Finding Evaluated Nuclear Data Files

The process of evaluating nuclear reaction data involves combining experimental measurements with theoretical models to come up with a best judgement of the real values of the underlying nuclear reaction data. Some evaluation efforts are devoted to determining a single reaction cross section (e.g., for dosimetry or activation), and others attempt to provide a complete representation of all the cross sections, product yields, and product distributions in energy and angle. The latter are needed for full-scale calculations of the performance of nuclear systems; therefore, they must be in a standard computer-readable format. At the current time, almost all full-scale evaluations use the ENDF (Evaluated Nuclear Data File) format originally developed in the US and now used all over the world (the ENDL format used at Livermore is one exception).

Individual evaluations are normally combined into libraries intended to provide full coverage for nuclear calculations by national or multi-national organizations. These libraries are given a characteristic name with a version identifier for easy reference. Some of the prominent nuclear data libraries available now include

  • ENDF/B-VII -- This is the standard evaluated nuclear reaction library for the US. It is controlled by the Cross Section Evaluation Working Group (CSEWG) of the US Department of Energy and maintained at the National Nuclear Data Center (NNDC) at the Brookhaven National Laboratory. ENDF/B libraries are occasionally updated with "Releases," the latest for ENDF/B-VII being Release 1 (sometimes written as ENDF/B-VII.1).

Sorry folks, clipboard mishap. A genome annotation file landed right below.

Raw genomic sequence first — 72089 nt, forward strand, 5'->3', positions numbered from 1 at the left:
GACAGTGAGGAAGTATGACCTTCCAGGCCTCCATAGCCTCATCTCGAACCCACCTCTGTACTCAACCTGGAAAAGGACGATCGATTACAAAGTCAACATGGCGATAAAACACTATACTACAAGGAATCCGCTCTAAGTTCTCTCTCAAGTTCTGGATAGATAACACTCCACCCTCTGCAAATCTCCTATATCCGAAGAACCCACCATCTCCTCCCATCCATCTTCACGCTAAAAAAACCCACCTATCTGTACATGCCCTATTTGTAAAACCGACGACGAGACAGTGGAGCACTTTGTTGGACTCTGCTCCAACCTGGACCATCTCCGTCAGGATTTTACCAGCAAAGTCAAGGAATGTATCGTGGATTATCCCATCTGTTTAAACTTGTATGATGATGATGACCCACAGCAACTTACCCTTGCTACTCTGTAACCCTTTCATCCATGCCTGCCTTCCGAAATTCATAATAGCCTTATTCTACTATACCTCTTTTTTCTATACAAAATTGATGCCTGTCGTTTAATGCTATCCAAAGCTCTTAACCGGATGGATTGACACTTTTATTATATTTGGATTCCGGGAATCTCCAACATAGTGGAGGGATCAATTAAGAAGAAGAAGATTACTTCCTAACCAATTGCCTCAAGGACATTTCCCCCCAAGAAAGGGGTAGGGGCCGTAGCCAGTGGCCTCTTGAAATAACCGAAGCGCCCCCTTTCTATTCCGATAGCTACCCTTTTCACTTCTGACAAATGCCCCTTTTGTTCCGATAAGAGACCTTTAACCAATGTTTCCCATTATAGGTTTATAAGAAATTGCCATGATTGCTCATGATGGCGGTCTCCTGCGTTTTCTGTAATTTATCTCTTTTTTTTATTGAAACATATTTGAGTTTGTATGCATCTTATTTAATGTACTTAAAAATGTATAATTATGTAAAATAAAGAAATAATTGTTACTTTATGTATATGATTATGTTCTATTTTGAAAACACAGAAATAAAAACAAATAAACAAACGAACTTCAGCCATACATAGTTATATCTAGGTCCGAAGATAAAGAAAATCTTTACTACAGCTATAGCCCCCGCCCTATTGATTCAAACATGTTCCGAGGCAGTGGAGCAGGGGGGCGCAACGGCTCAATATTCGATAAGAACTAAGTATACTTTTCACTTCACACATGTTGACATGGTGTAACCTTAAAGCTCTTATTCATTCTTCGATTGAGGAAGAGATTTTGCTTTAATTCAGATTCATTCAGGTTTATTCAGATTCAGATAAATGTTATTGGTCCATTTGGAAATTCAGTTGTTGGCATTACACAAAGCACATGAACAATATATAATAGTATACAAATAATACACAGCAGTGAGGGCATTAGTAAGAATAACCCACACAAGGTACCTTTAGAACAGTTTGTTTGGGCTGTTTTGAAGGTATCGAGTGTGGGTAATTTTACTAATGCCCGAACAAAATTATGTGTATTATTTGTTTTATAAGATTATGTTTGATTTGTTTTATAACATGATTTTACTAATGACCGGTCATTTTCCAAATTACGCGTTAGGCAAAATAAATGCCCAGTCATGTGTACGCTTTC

• JEFF-3.0 -- This is one version of the standard library for the European Community, and it is administered by the Nuclear Energy Agency (NEA) Data Bank in Paris. JEF has been oriented towards power reactor applications in the past, but it is now being merged with the European Fusion File (EFF) effort to create a new JEFF system that will provide comprehensive data for both fission and fusion systems.

  • JENDL-4 -- This is the standard library for fission applications in Japan. It is controlled by the Japanese Atomic Energy Research Institute (JAEA). The JENDL system includes a separate fusion file, but much of the fusion-oriented data are being merged into the base JENDL library.

  • BROND-2 -- This is an older standard Russian library of evaluated nuclear reaction data, coordinated by the Nuclear Data Center at the Institute of Physics and Power Engineering, Obninsk, Russia.

  • CENDL-2 -- This is the standard Chinese library of evaluated nuclear reaction data, and it is managed by the Chinese Nuclear Data Center at the Institute of Atomic Energy in Beijing, P. R. China.
In addition to these main libraries, each of the evaluated data libraries contains special purpose libraries. Examples of this type of library include the activation file, e.g., ADL-3T from Russia, the ENDF/B-VII.1 decay data from the US, and the ENDF/B charged-particle libraries.

The T-2 Nuclear Information Service provides easy access to these various libraries of evaluated nuclear data through index lists of the materials available for a particular library. The user can browse through the evaluation using interpreted pages in HTML format. Using the index route, you can also get access to the raw ENDF evaluation for viewing or downloading and convenient plots of the data in PDF format.